Venezuela: Opposition Appeals to Military to Stop Following Orders to Oppress Protesters

Opposition supporters clash with police during protests against unpopular leftist President Nicolas Maduro in San Cristobal, Venezuela April 19, 2017. REUTERS/Carlos Eduardo Ramirez
REUTERS/Carlos Eduardo Ramirez

The Venezuelan opposition has begun repeatedly calling for the nation’s military to act in the face of an increasingly oppressive dictatorship, urging soldiers not to follow orders to attack protesters with batons, tear gas, and rubber bullets.

The latest to add to these calls is Lilian Tintori, wife of political prisoner Leopoldo López, currently serving a 14-year prison sentence for having organized a peaceful anti-socialist march in 2014. Tintori also recently visited President Donald Trump in Washington to urge the United States to act against dictator Nicolás Maduro.

In a letter addressed to soldiers published Sunday, Tintori urges soldiers not to use violence against protesters, who have vowed to march every day until Maduro announced a presidential election. “You, just like me, have a mother, probably have children or are married, maybe have siblings, and I am sure that they, just like my family, are unjustly suffering through the horrors all Venezuelans are facing these days,” she writes.

She highlights an incident that occurred last week during anti-government protests in which an older woman approached an armored truck and stood in its way, as well as a nude man who approached the trucks holding only a Bible, asking soldiers to “reflect.”

“Those who order you to attack your own people use you as cannon fodder,” she tells soldiers. “Enough… lower your weapons, open your arms, and embrace with your shield those who are like you, the people, not the powerful dictators.”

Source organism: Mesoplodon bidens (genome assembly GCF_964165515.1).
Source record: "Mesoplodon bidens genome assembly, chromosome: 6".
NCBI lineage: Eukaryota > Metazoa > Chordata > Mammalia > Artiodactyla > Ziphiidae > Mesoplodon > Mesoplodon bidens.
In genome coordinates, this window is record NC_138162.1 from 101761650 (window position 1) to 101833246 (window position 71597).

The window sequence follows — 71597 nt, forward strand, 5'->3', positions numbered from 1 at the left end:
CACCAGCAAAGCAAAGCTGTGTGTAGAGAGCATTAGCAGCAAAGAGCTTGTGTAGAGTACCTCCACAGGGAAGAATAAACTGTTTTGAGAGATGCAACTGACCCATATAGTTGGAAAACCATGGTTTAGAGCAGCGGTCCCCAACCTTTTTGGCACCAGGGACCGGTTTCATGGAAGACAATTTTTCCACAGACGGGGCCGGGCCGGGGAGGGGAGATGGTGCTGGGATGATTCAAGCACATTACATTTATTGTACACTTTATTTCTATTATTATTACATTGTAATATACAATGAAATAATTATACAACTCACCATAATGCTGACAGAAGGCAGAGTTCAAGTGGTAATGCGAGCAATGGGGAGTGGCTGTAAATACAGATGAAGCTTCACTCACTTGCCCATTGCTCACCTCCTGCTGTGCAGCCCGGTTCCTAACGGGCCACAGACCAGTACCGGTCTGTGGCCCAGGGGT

Tintori’s message – which concludes with a request that soldiers hug her if they see her out in the streets of Caracas protesting – follows the news of three soldiers deserting the military entirely and fleeing to Colombia, where they are seeking political asylum as refugees. The three men reportedly published a video online demanding that Maduro step down before fleeing the country, and they are now requesting Colombia take them in for fear of retribution.

Venezuelan Foreign Minister Delcy Rodríguez is demanding the Colombian government extradite the soldiers. “Political asylum cannot be guaranteed to military officers or deserters who have openly called for a coup d’etat in a video against President Maduro,” she argued.

It is not certain whether these soldiers were responding to the opposition’s call for the military to abandon Maduro. Last week, the opposition head of the National Assembly, Julio Borges, made a similar plea to Tintori’s, calling for the military to “break their silence” amid a wave of anti-socialist protests.

“Part of our daily struggle is for the armed forces to no longer be held hostage by a powerful few and become democratic forces fighting for Venezuela’s constitution,” Borges argued.

Maduro appears concerned that soldiers may heed this call. Last week, he organized a military march “repudiating the traitors of the nation” in which Defense Minister Vladimir Padrino López boomed: “The National Bolivarian Armed Forces preserve their monolithic unity [and] ratifies its unconditional loyalty to the president.” Maduro recently announced an operation meant to find and contain dissidents within the military, called the “Zamora Plan,” allegedly meant to prevent a military coup.

Maduro’s secret police also recently whisked out of his home General Ángel Vivas, a longtime dissenter who had locked himself down in his home in 2014. Vivas is reportedly in a secret prison, his wife telling authorities that his was a “forced disappearance.”

Years ago, Vivas declared he would not take orders from Maduro due to his closeness with the communist government of Cuba. “The root and inspiration of Venezuela’s revolutionary project is Cuba and Chavez chose Maduro as his successor because nobody is more loyal to that project better than Maduro,” he said in 2014, insisting he would not take orders from the Cuban government.

If the military turns on him, Maduro will also have at his disposal informal socialist gangs known as colectivos, and the semi-official Bolivarian militias meant to supplement them.

Maduro announced last week that he hopes to arm up to one million socialists to empower them to subdue protests. Gun ownership is banned in Venezuela unless one is a member of a socialist militia.


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